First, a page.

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Choking In Children: First Aid And Prevention

Written by Regina Victoria Boyles, MD · Pediatrics

Updated Aug 30, 2022

Choking In Children: First Aid And Prevention

Perhaps, you have watched a footage or two of kids choking. They seem to be quietly eating and then a few seconds later, they are holding their necks and the adults are running to their rescue. In the United States alone, at least one child dies of choking from food every five days. Here’s what you need to know about the essential choking first aid steps. 

Choking, An Overview

As mentioned earlier, choking is one of the leading causes of accidental deaths in children. The fundamental reason? Children pass through a specific stage of development when they get most pleasure or satisfy their curiosity through their mouths – that’s why they have the tendency to suck their thumbs or put objects inside their mouth. 

Another contributing reason is that they have smaller airways, hence bigger chunks of foods that adults can eat without a problem can lead to choking in children. 

Common Choking Items Parents Need To Watch Out For

Choking items could either be food, toys, or household objects. 

Common food items that might cause choking are characteristically hard, sticky, chunky or dry. Examples include popcorn, gum, candy, and nuts. 

Choking First Aid: What To Do If A Child Is Choking

If you find a choking child, do the following:

1. Check visually the child’s mouth for any foreign body. Do not blindly sweep (with fingers) over the cavity as it might cause further harm. If the foreign body could be seen, then it would most likely be reached and easily taken out by the parent.

2. In choking, as long as the child can “cough”, it is most often a good sign. Coughing mechanism should help dislodge most objects.

3. Among infants, we do the BACK SLAPS and CHEST THRUSTS.

Back slaps/blows 

Lay the infant facing down, over your arm or lap, with head lower than body’s level. Using the palm of your hands, hit firmly on the back, in between shoulder blades. Do this 5 times.

Chest thrusts 

Lay the infant on its back. Place 2 fingers in the middle of the breast bone, just below the nipples. Push sharply downwards (about 1/3 of the depth of chest size) and repeat 5 times.

4. Among children, choking first aid involves ABDOMINAL THRUSTS or HEIMLICH MANEUVER.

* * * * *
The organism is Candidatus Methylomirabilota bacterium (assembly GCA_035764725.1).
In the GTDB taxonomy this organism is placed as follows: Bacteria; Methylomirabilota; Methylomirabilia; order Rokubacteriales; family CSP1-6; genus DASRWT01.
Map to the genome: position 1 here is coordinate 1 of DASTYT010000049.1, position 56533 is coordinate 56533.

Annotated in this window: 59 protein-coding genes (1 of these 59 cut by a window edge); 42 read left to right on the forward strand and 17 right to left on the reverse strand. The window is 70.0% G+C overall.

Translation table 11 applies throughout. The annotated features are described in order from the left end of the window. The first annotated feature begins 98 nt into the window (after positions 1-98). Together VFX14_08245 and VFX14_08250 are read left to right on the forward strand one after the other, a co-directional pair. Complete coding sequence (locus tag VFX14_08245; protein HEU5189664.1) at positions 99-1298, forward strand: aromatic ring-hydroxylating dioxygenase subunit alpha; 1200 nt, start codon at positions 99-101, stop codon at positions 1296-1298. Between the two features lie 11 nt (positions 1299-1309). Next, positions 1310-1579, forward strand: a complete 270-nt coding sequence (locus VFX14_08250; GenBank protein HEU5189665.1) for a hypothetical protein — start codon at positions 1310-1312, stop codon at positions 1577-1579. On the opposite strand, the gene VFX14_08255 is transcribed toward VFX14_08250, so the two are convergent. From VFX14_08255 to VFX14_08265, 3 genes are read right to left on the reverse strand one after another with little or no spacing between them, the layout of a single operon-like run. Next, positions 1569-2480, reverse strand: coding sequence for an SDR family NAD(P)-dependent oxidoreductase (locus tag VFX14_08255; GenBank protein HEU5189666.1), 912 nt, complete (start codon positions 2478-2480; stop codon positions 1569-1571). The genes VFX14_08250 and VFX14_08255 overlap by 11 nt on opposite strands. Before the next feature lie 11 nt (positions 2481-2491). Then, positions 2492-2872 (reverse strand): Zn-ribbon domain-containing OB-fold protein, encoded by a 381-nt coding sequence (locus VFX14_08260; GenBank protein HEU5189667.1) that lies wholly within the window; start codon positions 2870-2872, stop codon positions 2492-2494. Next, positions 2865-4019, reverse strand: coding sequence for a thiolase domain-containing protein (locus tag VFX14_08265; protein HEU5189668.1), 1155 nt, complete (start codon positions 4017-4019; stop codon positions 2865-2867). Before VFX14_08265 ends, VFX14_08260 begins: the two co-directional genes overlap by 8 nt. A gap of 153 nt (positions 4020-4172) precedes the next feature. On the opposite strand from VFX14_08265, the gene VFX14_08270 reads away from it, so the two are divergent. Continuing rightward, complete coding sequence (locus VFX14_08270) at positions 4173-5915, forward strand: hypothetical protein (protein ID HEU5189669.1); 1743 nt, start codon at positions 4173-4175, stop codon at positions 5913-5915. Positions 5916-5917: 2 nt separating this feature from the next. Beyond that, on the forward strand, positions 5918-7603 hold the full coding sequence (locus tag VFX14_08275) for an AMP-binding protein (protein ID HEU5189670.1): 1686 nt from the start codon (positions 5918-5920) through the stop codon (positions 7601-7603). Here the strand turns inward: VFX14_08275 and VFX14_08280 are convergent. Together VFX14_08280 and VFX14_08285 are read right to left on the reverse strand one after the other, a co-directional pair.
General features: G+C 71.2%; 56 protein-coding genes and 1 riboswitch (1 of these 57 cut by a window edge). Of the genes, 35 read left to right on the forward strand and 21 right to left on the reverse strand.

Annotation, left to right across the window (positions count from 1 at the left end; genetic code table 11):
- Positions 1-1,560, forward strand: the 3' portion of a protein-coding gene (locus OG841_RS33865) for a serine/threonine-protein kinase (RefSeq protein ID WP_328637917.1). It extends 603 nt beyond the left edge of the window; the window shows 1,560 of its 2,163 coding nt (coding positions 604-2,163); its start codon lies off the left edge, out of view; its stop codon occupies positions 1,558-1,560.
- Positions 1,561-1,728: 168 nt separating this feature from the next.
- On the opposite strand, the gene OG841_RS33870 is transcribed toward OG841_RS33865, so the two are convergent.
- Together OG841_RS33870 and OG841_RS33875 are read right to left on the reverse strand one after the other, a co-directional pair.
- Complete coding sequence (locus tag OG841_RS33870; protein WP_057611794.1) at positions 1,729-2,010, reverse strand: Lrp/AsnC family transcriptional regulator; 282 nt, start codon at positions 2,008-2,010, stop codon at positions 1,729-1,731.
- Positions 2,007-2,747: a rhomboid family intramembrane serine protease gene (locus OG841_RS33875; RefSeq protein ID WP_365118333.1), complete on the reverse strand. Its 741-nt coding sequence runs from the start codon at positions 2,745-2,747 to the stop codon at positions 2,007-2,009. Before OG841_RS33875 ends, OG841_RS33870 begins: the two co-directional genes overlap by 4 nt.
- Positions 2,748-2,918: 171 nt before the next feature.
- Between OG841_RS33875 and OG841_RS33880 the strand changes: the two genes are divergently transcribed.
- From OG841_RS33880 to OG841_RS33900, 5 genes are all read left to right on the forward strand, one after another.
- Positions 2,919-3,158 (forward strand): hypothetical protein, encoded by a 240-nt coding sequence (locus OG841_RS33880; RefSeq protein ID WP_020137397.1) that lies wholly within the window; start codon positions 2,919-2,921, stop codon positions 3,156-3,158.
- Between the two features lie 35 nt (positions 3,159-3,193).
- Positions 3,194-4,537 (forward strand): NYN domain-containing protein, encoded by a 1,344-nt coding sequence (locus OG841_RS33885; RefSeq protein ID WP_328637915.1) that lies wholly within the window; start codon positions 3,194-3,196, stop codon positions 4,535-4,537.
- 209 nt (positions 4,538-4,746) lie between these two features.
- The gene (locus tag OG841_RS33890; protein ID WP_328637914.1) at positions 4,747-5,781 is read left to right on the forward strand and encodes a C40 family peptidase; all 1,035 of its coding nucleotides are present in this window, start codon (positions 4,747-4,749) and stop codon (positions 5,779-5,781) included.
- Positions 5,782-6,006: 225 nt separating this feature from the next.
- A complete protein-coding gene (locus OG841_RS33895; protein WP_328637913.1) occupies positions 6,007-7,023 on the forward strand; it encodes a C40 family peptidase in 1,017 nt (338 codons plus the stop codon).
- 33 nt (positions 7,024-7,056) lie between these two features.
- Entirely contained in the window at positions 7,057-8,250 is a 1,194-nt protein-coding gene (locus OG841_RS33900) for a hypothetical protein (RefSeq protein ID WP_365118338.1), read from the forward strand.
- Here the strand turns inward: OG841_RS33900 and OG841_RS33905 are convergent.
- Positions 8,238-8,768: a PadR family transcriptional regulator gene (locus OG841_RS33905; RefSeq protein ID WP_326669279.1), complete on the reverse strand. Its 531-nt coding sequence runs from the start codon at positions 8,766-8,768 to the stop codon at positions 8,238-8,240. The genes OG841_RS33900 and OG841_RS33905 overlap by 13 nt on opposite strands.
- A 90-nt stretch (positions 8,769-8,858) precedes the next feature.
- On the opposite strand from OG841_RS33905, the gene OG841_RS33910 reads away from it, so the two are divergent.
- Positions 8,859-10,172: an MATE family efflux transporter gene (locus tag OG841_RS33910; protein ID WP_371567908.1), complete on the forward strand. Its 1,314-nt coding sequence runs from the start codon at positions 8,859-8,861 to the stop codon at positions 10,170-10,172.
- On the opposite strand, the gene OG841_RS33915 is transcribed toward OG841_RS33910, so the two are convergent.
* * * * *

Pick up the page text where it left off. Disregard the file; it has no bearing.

Stay (standing or kneeling) behind the child and hold him around the waist area. Clench one fist and grasp it with your other hand. Place them at the level between the child’s navel and rib cage. Pull sharply inwards and upwards. Do this 5 times.

Tutorial videos could be downloaded online, from reputable medical sites. Also, this is commonly taught by medical professionals to parents. Some interested parents may even enroll in special classes for first aid/basic life support.

5. Bring the child to the ER right away if all else fails and/or for final assessment.

How To Prevent Choking In Children

Besides the choking first aid steps, the following measures of preventing choking are also essential:

  1. Surveillance of hazardous items in the market, be it in the food industry, toy industry, and other household manufacturing companies. This should be a collaborative effort among parents, companies and even the government.
  2. Children should be taught the proper eating habits, which include:
  • Assuming proper posture; posture can affect the child’s ability to swallow. 
  • Proper chewing. Breaking down the food into smaller pieces by thoroughly chewing reduces the risk of choking. 
  • Time, pacing (calm and avoid distractions) and regular intervals of meals. Eating at a fast rate, when kids are too hungry, can also increase the risk of choking. 
  • Key Takeaways

    Choking remains to be one of the leading causes of accidental deaths in children. Kids can choke on food, toys, or household items. Two measures to take when an infant is choking are back slaps and chest thrusts. For older children, the Heimlich Maneuver can help. Of course, don’t forget to bring the child to the emergency room if all else fails or for further assessment.

    Learn more about Parenting here


    Hello Health Group does not provide medical advice, diagnosis or treatment.

    Written by

    Regina Victoria Boyles, MD


    Updated Aug 30, 2022

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